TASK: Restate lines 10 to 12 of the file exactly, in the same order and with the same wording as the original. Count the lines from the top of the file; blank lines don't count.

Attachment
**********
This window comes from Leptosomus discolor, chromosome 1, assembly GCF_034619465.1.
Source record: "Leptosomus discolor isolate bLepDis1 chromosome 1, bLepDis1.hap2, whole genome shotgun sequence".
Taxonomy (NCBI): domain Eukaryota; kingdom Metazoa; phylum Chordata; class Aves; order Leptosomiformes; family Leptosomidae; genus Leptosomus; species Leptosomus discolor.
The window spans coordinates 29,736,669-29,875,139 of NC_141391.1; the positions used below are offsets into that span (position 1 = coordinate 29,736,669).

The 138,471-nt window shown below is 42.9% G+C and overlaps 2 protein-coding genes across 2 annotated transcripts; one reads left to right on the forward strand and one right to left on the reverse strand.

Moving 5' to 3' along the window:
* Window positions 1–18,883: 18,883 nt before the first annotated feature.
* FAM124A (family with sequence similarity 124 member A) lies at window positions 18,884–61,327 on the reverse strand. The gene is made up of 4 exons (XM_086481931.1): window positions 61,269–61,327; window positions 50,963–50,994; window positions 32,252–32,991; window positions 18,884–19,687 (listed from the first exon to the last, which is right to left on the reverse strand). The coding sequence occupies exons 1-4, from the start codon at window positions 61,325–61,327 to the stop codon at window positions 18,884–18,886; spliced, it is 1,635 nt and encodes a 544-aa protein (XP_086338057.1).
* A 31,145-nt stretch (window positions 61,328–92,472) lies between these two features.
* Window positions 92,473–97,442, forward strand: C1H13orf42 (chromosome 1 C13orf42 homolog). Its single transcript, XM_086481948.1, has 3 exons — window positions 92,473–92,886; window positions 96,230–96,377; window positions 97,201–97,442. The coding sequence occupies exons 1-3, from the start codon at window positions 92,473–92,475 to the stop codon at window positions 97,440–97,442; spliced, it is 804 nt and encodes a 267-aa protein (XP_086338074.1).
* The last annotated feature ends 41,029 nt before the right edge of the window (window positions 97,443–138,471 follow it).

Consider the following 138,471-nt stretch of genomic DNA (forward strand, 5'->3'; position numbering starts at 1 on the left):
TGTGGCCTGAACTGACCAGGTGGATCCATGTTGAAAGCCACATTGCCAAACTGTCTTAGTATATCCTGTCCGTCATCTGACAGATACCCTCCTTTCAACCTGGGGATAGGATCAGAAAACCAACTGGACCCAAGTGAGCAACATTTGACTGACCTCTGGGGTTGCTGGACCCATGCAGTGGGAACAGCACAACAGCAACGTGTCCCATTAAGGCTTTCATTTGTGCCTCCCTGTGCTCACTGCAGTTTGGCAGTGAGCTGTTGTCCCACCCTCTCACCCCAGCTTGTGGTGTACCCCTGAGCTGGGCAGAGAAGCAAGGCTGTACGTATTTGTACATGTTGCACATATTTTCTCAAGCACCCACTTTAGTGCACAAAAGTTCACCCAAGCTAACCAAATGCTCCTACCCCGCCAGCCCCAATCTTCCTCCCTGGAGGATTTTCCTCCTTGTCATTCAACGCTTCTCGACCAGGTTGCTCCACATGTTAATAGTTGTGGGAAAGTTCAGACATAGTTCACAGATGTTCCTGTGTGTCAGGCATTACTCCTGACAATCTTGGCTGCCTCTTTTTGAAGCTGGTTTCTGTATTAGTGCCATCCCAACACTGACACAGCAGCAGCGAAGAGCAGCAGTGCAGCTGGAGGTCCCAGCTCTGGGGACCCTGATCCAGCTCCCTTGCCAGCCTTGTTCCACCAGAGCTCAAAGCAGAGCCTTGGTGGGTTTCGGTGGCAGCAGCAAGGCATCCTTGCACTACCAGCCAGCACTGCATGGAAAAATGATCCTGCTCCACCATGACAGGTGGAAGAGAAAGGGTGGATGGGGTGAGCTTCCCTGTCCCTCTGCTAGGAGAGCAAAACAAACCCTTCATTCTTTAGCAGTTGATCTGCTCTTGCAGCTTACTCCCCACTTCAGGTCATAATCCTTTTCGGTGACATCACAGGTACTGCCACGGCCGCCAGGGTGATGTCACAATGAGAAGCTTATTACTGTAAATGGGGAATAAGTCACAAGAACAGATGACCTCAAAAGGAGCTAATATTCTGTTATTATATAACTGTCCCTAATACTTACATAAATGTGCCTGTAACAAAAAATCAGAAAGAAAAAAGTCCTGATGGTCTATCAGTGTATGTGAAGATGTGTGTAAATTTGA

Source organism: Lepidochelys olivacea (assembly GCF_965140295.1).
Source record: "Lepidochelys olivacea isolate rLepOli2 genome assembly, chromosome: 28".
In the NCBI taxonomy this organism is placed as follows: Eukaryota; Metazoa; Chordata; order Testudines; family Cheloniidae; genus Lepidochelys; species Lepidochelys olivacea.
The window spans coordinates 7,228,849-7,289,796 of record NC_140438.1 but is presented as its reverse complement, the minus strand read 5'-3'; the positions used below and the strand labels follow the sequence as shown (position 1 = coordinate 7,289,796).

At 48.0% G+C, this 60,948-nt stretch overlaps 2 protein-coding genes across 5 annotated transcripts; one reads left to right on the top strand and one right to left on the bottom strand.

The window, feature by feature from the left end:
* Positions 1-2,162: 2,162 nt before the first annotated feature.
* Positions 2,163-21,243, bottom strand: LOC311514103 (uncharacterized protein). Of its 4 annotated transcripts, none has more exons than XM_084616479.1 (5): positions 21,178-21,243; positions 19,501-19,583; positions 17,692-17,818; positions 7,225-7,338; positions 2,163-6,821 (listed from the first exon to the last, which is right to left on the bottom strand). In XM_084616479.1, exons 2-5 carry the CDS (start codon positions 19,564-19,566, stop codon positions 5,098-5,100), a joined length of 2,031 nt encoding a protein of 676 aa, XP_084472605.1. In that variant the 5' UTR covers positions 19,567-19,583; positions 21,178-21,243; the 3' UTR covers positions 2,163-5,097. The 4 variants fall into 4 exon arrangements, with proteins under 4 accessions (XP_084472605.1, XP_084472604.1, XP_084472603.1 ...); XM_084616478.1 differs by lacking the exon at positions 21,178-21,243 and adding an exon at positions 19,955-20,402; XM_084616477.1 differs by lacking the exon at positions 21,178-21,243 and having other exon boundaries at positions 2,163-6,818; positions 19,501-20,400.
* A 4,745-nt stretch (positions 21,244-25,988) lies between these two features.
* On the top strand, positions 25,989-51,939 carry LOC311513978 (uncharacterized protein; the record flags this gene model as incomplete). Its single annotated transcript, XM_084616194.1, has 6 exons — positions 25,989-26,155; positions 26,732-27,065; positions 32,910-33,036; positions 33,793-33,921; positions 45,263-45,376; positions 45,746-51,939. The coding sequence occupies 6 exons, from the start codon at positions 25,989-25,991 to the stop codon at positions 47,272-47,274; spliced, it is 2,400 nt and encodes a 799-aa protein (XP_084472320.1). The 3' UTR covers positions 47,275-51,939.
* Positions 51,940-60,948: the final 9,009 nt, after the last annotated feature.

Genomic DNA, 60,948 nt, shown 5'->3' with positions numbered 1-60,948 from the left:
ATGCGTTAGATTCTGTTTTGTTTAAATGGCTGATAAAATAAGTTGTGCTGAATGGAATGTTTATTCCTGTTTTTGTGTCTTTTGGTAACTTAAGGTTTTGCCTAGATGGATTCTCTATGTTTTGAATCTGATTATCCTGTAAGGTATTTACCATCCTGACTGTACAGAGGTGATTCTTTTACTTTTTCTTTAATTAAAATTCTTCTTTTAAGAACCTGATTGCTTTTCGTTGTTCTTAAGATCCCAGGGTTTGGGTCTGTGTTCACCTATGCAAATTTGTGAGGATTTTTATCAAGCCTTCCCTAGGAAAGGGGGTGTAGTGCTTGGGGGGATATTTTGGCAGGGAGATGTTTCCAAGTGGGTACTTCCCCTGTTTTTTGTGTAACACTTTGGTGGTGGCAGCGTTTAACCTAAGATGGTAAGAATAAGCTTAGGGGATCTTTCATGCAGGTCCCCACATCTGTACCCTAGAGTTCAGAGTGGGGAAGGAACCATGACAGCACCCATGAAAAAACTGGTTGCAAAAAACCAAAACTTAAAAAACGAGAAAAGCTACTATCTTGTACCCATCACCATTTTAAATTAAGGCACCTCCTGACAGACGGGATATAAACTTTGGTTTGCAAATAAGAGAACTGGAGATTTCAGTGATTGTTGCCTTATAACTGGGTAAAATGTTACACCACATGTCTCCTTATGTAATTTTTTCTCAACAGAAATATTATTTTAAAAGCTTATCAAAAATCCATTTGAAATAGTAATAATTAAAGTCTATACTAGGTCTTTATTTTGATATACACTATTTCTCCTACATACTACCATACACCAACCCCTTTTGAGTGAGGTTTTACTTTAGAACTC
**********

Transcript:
* Window positions 92,473–97,442, forward strand: C1H13orf42 (chromosome 1 C13orf42 homolog). Its single transcript, XM_086481948.1, has 3 exons — window positions 92,473–92,886; window positions 96,230–96,377; window positions 97,201–97,442. The coding sequence occupies exons 1-3, from the start codon at window positions 92,473–92,475 to the stop codon at window positions 97,440–97,442; spliced, it is 804 nt and encodes a 267-aa protein (XP_086338074.1).
* The last annotated feature ends 41,029 nt before the right edge of the window (window positions 97,443–138,471 follow it).

Consider the following 138,471-nt stretch of genomic DNA (forward strand, 5'->3'; position numbering starts at 1 on the left):